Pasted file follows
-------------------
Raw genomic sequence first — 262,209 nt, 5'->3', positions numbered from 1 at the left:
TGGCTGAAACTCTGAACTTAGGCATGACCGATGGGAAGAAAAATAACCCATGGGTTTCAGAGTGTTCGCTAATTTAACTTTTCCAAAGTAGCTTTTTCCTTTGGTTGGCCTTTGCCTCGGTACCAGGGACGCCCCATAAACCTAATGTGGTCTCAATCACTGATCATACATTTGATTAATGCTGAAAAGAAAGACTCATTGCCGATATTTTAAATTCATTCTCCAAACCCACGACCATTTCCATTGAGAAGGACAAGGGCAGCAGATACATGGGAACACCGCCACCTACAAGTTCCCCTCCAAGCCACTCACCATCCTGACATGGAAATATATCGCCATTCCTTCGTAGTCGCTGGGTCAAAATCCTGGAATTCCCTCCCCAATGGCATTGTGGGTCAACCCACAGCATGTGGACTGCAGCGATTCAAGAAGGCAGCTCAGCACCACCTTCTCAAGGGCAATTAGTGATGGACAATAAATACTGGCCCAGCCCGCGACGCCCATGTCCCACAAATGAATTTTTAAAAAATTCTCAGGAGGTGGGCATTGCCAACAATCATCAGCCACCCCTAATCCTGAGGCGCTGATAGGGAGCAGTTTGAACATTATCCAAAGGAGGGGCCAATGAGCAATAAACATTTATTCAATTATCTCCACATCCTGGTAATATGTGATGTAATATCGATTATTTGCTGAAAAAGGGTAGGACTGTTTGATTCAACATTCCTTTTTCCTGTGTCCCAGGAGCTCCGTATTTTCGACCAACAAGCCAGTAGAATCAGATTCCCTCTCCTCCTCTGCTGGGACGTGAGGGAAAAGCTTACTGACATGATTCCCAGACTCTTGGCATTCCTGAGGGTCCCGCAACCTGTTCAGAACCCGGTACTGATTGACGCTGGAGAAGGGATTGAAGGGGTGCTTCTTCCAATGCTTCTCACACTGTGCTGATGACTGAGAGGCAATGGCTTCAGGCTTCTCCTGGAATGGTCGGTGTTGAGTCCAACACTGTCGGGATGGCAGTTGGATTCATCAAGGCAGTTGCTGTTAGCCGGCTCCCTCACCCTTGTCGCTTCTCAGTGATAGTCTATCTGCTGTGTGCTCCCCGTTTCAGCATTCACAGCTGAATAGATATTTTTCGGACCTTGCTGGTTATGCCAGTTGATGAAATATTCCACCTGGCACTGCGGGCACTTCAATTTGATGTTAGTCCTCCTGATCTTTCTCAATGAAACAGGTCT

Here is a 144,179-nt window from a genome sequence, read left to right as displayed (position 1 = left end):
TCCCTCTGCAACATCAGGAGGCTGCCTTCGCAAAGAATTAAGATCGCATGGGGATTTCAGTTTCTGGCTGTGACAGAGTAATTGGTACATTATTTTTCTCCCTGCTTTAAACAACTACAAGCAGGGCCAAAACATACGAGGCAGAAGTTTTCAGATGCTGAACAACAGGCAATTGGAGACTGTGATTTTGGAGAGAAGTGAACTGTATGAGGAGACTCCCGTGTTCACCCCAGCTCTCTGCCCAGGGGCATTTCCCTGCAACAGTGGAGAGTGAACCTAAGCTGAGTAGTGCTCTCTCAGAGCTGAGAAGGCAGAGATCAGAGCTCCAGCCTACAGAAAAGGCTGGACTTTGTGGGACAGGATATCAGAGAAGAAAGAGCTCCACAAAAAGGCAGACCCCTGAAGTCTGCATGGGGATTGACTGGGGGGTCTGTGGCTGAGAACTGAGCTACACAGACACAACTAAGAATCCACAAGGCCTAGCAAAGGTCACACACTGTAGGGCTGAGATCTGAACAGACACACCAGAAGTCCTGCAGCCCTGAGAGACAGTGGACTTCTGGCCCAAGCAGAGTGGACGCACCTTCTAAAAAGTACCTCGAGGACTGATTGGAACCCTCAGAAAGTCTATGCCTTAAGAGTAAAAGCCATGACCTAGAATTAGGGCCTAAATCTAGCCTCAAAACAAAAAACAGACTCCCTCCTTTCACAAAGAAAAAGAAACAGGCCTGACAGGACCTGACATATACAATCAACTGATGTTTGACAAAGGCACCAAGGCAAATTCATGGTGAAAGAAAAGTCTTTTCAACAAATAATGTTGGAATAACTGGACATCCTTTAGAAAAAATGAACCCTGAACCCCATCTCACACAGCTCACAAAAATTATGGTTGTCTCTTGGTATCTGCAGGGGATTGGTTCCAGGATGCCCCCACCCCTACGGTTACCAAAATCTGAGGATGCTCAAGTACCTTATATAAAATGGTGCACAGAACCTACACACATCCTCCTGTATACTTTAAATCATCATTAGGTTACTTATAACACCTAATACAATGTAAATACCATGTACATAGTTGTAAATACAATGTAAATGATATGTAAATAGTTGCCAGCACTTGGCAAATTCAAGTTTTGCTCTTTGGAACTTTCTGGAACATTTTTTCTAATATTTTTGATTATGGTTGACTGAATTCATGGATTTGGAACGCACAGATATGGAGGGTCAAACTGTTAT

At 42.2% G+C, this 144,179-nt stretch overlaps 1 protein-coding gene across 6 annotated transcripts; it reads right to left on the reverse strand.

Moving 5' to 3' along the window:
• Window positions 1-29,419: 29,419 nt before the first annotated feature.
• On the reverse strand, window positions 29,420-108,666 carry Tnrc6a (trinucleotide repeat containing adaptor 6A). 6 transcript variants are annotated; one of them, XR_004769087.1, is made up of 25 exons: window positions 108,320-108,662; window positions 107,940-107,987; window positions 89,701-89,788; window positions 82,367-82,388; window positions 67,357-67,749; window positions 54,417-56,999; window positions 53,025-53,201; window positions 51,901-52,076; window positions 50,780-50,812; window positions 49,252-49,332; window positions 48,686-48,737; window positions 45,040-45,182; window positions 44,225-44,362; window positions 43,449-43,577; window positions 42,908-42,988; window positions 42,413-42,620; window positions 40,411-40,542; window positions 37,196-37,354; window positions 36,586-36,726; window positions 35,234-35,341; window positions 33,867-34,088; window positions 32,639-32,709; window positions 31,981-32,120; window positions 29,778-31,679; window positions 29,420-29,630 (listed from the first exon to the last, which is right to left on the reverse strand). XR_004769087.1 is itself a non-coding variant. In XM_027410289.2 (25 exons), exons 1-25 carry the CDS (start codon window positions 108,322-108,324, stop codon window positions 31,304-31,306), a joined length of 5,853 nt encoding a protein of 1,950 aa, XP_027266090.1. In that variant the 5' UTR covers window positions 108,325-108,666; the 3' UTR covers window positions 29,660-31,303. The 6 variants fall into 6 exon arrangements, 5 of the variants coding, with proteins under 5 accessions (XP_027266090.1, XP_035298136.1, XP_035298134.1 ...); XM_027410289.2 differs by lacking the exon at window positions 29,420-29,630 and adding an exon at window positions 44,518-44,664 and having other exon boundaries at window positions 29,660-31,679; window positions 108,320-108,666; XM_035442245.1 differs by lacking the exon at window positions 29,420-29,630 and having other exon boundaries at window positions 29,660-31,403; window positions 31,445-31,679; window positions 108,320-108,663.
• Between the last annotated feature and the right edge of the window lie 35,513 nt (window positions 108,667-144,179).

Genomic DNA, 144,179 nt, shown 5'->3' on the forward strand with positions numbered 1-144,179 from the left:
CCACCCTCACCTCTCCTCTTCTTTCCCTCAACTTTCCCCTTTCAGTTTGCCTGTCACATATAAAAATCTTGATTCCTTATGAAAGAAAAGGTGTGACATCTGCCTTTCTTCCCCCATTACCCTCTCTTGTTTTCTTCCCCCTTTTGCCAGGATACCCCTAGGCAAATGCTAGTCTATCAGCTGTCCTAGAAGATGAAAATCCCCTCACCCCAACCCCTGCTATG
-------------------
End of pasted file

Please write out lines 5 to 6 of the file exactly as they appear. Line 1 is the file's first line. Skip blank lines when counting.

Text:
At 42.2% G+C, this 144,179-nt stretch overlaps 1 protein-coding gene across 6 annotated transcripts; it reads right to left on the reverse strand.

Moving 5' to 3' along the window: